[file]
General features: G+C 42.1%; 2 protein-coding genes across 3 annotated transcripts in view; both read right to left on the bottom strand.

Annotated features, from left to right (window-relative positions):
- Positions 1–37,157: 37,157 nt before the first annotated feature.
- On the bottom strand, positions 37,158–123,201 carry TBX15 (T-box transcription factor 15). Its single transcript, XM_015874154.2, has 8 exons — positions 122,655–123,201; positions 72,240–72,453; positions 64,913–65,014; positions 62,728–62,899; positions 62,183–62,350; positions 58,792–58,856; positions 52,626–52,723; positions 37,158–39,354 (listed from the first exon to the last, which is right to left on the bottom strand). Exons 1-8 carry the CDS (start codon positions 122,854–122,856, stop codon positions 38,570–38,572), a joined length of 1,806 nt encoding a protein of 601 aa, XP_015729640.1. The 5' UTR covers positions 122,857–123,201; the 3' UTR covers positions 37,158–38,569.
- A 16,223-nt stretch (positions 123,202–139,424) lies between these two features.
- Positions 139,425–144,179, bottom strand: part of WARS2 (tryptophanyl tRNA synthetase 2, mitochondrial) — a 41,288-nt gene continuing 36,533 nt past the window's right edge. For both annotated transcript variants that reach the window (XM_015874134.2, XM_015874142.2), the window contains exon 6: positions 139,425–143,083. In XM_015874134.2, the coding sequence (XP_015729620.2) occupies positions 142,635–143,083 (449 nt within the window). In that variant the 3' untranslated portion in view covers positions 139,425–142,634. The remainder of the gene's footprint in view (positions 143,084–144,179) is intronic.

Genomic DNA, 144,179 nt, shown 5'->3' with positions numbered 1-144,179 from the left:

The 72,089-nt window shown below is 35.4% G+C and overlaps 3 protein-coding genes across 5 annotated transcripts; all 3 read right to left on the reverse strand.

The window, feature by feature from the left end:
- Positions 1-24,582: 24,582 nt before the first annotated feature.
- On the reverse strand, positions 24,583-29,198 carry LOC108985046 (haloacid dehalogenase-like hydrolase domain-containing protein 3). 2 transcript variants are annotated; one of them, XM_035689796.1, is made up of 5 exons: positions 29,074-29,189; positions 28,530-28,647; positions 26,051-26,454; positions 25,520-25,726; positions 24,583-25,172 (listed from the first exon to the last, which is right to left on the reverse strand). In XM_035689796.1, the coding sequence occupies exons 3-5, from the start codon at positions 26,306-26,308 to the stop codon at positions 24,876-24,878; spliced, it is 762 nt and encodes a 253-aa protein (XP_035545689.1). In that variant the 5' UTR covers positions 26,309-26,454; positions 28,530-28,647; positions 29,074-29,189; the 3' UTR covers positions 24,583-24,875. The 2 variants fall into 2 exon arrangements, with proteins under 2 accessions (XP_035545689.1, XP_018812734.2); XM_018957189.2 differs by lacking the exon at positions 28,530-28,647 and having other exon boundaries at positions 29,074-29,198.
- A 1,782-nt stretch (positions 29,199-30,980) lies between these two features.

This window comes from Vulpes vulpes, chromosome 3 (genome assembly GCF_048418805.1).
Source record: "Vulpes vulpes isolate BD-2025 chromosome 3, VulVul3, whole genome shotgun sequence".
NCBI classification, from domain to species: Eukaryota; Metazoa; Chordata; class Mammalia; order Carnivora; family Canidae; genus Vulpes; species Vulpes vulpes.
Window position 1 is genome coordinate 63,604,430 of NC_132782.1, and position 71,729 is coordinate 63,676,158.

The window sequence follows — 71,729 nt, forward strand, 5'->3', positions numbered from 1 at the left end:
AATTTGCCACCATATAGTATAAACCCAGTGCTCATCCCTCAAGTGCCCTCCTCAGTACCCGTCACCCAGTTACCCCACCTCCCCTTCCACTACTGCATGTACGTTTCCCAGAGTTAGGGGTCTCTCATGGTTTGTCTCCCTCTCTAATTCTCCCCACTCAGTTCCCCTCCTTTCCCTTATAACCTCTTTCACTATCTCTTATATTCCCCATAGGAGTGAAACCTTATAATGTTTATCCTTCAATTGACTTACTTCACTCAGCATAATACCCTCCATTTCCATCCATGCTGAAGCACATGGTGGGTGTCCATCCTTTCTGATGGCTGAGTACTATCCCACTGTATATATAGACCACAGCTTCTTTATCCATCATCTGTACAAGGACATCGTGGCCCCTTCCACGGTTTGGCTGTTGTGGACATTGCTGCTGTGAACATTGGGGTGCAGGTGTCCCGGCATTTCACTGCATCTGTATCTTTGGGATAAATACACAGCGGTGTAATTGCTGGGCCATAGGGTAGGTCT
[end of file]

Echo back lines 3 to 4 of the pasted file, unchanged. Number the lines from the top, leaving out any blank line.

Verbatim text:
- Positions 1–37,157: 37,157 nt before the first annotated feature.
- On the bottom strand, positions 37,158–123,201 carry TBX15 (T-box transcription factor 15). Its single transcript, XM_015874154.2, has 8 exons — positions 122,655–123,201; positions 72,240–72,453; positions 64,913–65,014; positions 62,728–62,899; positions 62,183–62,350; positions 58,792–58,856; positions 52,626–52,723; positions 37,158–39,354 (listed from the first exon to the last, which is right to left on the bottom strand). Exons 1-8 carry the CDS (start codon positions 122,854–122,856, stop codon positions 38,570–38,572), a joined length of 1,806 nt encoding a protein of 601 aa, XP_015729640.1. The 5' UTR covers positions 122,857–123,201; the 3' UTR covers positions 37,158–38,569.